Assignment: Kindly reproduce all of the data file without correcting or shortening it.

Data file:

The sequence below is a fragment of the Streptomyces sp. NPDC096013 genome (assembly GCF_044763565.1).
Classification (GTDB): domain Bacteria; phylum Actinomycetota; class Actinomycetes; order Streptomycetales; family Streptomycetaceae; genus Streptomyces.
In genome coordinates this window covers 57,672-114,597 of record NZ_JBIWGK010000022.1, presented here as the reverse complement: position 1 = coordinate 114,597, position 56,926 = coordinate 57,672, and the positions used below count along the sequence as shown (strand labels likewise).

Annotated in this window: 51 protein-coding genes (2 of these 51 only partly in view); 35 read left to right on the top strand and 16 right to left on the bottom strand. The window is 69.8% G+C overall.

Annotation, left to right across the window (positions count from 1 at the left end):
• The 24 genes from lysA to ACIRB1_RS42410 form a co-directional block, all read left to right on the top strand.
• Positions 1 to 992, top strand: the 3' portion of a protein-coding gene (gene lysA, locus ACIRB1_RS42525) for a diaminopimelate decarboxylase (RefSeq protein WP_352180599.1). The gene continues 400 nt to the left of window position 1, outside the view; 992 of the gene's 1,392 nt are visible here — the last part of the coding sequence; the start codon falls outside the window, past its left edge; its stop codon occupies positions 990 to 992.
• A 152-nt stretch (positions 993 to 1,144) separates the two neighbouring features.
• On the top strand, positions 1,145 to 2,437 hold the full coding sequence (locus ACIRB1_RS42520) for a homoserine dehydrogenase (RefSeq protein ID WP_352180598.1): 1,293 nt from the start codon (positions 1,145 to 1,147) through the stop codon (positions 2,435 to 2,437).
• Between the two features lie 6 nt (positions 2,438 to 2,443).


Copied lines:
The sequence below is a fragment of the Streptomyces sp. NPDC096013 genome (assembly GCF_044763565.1).
Classification (GTDB): domain Bacteria; phylum Actinomycetota; class Actinomycetes; order Streptomycetales; family Streptomycetaceae; genus Streptomyces.
In genome coordinates this window covers 57,672-114,597 of record NZ_JBIWGK010000022.1, presented here as the reverse complement: position 1 = coordinate 114,597, position 56,926 = coordinate 57,672, and the positions used below count along the sequence as shown (strand labels likewise).

Annotated in this window: 51 protein-coding genes (2 of these 51 only partly in view); 35 read left to right on the top strand and 16 right to left on the bottom strand. The window is 69.8% G+C overall.

Annotation, left to right across the window (positions count from 1 at the left end):
• The 24 genes from lysA to ACIRB1_RS42410 form a co-directional block, all read left to right on the top strand.
• Positions 1 to 992, top strand: the 3' portion of a protein-coding gene (gene lysA, locus ACIRB1_RS42525) for a diaminopimelate decarboxylase (RefSeq protein WP_352180599.1). The gene continues 400 nt to the left of window position 1, outside the view; 992 of the gene's 1,392 nt are visible here — the last part of the coding sequence; the start codon falls outside the window, past its left edge; its stop codon occupies positions 990 to 992.
• A 152-nt stretch (positions 993 to 1,144) separates the two neighbouring features.
• On the top strand, positions 1,145 to 2,437 hold the full coding sequence (locus ACIRB1_RS42520) for a homoserine dehydrogenase (RefSeq protein ID WP_352180598.1): 1,293 nt from the start codon (positions 1,145 to 1,147) through the stop codon (positions 2,435 to 2,437).
• Between the two features lie 6 nt (positions 2,438 to 2,443).